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Searching for Julek Sczcupak:

Photos Reunited With Family

By Suzanne Reisman

Julek Szczupak, DP Camp Steyr, Austria, 1946 image

Julek Szczupak, DP Camp Steyr, Austria, 1946


After my bubbe passed away in October 2015, I found two photos of a baby in a shoe box. The writing on the back was faint, but I could read the unfamiliar name, Julek Szczupak, and the date of 2 Nov 1946. I was curious about the photos. Who was Julek Szczupak and how was he connected to my family? Was he still alive? I began to search for answers. But first, some background.

reisman 2
Julek Szczupak,
DP Camp Steyr,
Austria, 1946

My grandfather, Motl Rajsman (Michael Reisman in the United States), was born in Warsaw in 1911. He fled Warsaw in 1939 to Bialystok and in 1940 he was deported to a gulag near Leningrad, USSR. In 1942, he was released from the gulag, and he made his way to Magnitogorsk in the Ural Mountains. There he met my bubbe, Marusha Droznik (Mary Reisman in the United States), who had been born in Orsha, Belarus in 1923. She was evacuated to the Ural Mountains in 1941 when the Nazis invaded Orsha. Motl and Marusha married in September 1945. My father, Hersh (Herman in the US), was born in May 1946 in Magnitogorsk. My grandfather was repatriated to Poland at the end of May 1946, so the family left the USSR.

They never made it to Warsaw, which had been destroyed in the 1944 Warsaw Uprising (the Jewish section was destroyed during the 1943 Ghetto Uprising), and instead went to Legnica. They were there a very short time before crossing the borders illegally into Austria.

reisman 3
DP Camp Steyr Police, Grandfather Motl Rajsman far right, c1947. Click here to see full photo.

In September 1946 the Rajsman family lived in Displaced Persons (DP) Camp Haid, located in Ansfeld, Austria. They were moved to DP Camp Steyr in January 1947. Motl was a police officer in the camp. In 1950, they moved to DP Camp Ebelsberg. They were sponsored to come to Chicago, and departed for the USA in October 1950.

My grandfather Motl/Michael Reisman passed away in October 1995 on his 84th birthday. My grandmother Marusha/Mary passed away in October 2015 at the age of 92. It was when I was sorting through some of her belongings that I discovered the baby photos of Julek Szczupak.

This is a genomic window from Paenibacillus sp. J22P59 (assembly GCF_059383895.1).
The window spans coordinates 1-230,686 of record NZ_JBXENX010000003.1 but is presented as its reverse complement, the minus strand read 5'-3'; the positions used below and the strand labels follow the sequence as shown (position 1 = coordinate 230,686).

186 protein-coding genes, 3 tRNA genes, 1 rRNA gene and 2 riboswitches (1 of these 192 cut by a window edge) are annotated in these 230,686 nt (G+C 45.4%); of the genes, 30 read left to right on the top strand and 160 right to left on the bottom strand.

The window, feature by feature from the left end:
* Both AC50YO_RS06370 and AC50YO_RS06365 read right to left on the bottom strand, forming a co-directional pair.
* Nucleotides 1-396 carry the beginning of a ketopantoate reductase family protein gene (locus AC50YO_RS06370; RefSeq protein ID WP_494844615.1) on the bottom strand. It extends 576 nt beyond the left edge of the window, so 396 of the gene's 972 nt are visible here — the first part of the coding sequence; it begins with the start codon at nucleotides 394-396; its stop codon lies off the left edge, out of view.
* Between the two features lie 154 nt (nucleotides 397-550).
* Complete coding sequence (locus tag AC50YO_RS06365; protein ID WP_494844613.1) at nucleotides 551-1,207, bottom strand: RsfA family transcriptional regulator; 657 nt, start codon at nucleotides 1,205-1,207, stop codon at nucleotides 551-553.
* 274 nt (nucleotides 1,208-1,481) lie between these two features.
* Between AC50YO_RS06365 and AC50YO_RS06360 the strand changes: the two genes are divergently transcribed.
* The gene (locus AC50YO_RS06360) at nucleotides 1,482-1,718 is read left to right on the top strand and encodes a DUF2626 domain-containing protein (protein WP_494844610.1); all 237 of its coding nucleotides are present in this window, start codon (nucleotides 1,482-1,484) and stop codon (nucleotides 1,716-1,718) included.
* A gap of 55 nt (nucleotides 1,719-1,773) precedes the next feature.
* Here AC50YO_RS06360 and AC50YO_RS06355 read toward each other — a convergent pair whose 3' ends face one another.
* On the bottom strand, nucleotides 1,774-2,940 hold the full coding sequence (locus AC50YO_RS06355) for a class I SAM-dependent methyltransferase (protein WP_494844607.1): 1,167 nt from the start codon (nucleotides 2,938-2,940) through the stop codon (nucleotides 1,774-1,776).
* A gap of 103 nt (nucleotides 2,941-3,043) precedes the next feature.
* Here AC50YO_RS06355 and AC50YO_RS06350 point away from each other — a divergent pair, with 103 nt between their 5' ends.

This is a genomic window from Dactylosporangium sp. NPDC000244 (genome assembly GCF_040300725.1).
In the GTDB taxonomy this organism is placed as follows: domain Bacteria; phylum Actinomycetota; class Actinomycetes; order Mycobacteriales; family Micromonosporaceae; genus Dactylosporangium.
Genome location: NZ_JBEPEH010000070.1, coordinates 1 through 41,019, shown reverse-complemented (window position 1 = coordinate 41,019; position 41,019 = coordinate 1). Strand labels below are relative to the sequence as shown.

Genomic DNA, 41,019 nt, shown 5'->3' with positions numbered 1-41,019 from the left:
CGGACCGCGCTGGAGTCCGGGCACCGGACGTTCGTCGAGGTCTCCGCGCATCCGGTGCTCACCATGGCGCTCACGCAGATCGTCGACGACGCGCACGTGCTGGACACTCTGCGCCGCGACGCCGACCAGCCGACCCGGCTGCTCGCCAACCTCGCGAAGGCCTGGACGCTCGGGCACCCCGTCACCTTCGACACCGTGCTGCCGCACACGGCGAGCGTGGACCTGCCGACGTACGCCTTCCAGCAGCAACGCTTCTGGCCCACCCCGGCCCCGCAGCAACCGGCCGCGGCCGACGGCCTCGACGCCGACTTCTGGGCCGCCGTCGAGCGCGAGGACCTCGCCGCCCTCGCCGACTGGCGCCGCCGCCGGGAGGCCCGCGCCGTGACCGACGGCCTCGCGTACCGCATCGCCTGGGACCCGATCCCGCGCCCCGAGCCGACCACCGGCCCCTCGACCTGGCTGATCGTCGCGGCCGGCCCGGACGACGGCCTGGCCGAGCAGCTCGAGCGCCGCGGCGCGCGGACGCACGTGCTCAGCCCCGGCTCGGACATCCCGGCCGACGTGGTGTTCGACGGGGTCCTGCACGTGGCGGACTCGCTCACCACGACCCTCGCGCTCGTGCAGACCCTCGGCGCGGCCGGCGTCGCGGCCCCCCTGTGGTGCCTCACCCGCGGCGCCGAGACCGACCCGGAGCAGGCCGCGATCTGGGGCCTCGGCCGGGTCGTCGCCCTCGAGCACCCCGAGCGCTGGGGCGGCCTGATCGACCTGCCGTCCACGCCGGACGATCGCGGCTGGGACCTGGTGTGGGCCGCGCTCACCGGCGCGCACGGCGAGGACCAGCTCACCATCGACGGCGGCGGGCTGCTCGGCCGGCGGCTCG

I wanted to return the photos to Mr. Szczupak and/or his family, so I emailed several people who were listed in JewishGen’s Family Finder, asking if they knew such a person. I received a few responses from people who did not know, but wished me luck.

Grandfather Motl Rajsman with his son Hersch, the author's father, at DP Camp Steyr, c1948

Finally, I received a positive, but sad, response from Yaffa Degani in Israel. Julek Szczupak was her brother-in-law, but he had passed away about a year before. I sent her the photos, and she passed them on to his daughters.

I still am not sure if our two families knew each other before the war (both are from Warsaw), during the war (both fled to Russia), or after the war (both were in DP Camp Steyr in Austria, where the photo was taken), but I am so happy to have been able to reunite the photos with his family.

I have a number of photos from DP Camps Steyr and Ebelsburg and am eager to reunite the pictures with their families if I can. [See additional photos here.] My grandfather lost everyone except a brother-in-law—and he didn't know that his brother-in-law had survived as I only found out years after my grandfather passed away. He never spoke about his life before the war. I've always been eager to learn what I can from anyone who might have known him, and also I hope that sharing these photos might bring some good memories to other families, as well.

July 2016
New York City, New York, USA

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Research Notes and Hints

Suzanne located the family of the baby in the photographs through JewishGen’s Family Finder. This is a powerful tool for connecting with family. If you haven’t already listed your family surnames and towns, we encourage you to do so.

A Google search of the internet yields a number of websites with resources regarding World War II Displaced Persons Camps, including:

Displaced Persons Camps

U. S. Holocaust Memorial Museum

Yad Vashem

And many more.

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Updated on July 10, 2016 .

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